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Archive for the ‘Winter’ Category
Tuesday, March 4th, 2014
A whole lot of work inside the house has gotten done this winter. It’s just been too cold for us to do anything outside. Usually Will is out in the woods with Old Yeller, our bulldozer, cutting firewood for future years and then we’re cutting and splitting it up. This year, he just couldn’t do it. The snow is way too deep and it’s brutally cold both for us humans and our trusty equipment. We’ll get at that in a few weeks, while there’s still snow on the ground and it’s a lot warmer, even if it’s still frozen.
This last week, Will finished the rock work behind our living room wood stove. He scrubbed it down with cleaner, which removed the cement stains on the rocks. Then he painted on sealer which gives the rocks a wet look, setting off their colors. He had to do that before he laid the laminate flooring. It looks absolutely gorgeous!
Meanwhile, I was cleaning out cupboards and moving smaller furniture here and there, clearing the floors in the dining room, entryway, and living room so he could work. Then Will went around making sure there were no nail heads sticking up or other “bumps” on the floor. While I was in town, he began laying the laminate. (He sometimes gets to cussing when starting something picky that he hasn’t done before!) But by the time I got back, things were leveling off and he had the knack of it. Actually, it went pretty fast, taking one afternoon, into the evening, then finishing the next morning. I helped by hauling boxes of laminate out of the bedroom and opening them. Then I took empty boxes outside to burn, one or two at a time. (Pretty good gofer, I am!) I’ve learned that with Will, I need to stay out of the way. He doesn’t like much help! Now there’s just the trim to install and the furniture to move back.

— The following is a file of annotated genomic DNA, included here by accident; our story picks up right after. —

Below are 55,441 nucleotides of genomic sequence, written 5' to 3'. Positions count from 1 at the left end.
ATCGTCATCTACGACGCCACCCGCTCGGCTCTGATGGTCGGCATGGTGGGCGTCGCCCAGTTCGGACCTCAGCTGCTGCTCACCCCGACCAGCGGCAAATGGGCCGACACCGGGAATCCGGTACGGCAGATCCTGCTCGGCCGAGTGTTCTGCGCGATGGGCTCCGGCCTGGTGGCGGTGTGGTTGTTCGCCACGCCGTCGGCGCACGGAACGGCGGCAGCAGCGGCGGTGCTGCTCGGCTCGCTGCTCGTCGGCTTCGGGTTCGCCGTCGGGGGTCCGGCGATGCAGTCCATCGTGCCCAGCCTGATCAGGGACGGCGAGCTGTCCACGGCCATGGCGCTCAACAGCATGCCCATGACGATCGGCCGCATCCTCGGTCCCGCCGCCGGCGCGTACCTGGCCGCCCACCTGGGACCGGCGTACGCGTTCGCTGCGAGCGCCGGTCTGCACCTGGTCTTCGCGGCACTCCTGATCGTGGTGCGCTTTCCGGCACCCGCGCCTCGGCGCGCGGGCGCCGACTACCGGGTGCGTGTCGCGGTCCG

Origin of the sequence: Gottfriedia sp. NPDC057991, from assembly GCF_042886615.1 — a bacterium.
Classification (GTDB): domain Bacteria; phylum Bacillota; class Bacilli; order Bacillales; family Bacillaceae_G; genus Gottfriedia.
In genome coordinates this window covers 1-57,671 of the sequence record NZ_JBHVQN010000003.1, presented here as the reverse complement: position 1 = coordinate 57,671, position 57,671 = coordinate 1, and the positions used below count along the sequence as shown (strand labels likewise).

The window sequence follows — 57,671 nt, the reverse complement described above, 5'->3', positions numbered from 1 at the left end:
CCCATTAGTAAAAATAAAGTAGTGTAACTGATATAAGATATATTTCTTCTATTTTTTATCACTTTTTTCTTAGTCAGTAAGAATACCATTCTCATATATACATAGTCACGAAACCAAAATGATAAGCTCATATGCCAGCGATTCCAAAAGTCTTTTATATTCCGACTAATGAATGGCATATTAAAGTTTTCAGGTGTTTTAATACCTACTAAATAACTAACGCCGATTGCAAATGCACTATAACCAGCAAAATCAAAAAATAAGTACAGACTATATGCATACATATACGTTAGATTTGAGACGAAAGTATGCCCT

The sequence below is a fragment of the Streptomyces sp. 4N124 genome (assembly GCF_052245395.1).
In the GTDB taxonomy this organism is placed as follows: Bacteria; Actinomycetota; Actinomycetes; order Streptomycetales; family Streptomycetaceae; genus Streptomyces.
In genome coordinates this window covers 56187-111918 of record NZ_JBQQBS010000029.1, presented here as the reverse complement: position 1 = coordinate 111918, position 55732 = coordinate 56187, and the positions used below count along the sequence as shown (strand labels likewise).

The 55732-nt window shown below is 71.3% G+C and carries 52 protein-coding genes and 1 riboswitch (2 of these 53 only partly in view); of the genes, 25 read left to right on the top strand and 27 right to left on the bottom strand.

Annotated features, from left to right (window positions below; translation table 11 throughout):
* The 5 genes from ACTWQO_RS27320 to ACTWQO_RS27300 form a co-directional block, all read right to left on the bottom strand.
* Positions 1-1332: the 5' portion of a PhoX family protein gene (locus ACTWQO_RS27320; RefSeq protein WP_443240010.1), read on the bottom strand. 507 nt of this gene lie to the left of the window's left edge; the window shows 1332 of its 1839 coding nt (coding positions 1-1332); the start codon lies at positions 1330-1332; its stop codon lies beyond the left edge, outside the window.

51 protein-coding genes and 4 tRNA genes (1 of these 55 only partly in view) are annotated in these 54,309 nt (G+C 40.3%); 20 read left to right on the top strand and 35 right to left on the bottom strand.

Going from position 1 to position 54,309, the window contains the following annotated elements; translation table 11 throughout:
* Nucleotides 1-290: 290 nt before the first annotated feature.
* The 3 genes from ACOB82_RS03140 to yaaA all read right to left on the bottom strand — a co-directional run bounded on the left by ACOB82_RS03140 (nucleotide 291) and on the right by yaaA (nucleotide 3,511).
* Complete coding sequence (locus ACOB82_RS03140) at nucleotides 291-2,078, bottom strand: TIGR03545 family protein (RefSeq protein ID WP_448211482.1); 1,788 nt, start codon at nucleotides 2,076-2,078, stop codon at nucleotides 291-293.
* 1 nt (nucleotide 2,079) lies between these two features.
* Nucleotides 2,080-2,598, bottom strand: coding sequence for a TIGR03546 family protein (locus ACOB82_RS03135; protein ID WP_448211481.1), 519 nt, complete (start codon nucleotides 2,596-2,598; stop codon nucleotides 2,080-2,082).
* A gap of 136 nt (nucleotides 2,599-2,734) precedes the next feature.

As there is a lot of stuff all over the kitchen counter, it’s a good time to get rid of things we just don’t use. Clutter is SO easy to accumulate!
Oh, just a note: there was no odor at all from the installation of the laminate as one reader warned. I just thought I’d mention this so others who are considering installing it wouldn’t avoid using it because of this issue.
Our weather’s in a warming trend and it’s supposed to hit mid-thirties by a week from now. I can’t tell you how happy that makes us! — Jackie
Thursday, February 27th, 2014
Hey, we talk about preparedness day and night it seems, but how prepared ARE we? Water is always one of the biggest deals. Luckily, we feel we have it about covered. After all, even with frozen water lines, we still have more than 500 gallons of potable water in our basement storage tanks (which we are using VERY little of) and more than four feet of snow to melt outside.
We’re melting snow to flush the toilet and wash up with. This morning I washed my hair with some of it, heated on the wood stove to conserve propane, and Will’s coffee was brewed with some water I brought from the Idington spring yesterday, on the way home from town. The animals’ water is mostly melted snow. I’m only going to wash clothes once a week in our water-conserving wringer washer and that water will be mostly melted snow. By the time the snow’s pretty much gone, we’ll be able to get water from our spring as it won’t be wading through four feet of drifted snow to get at.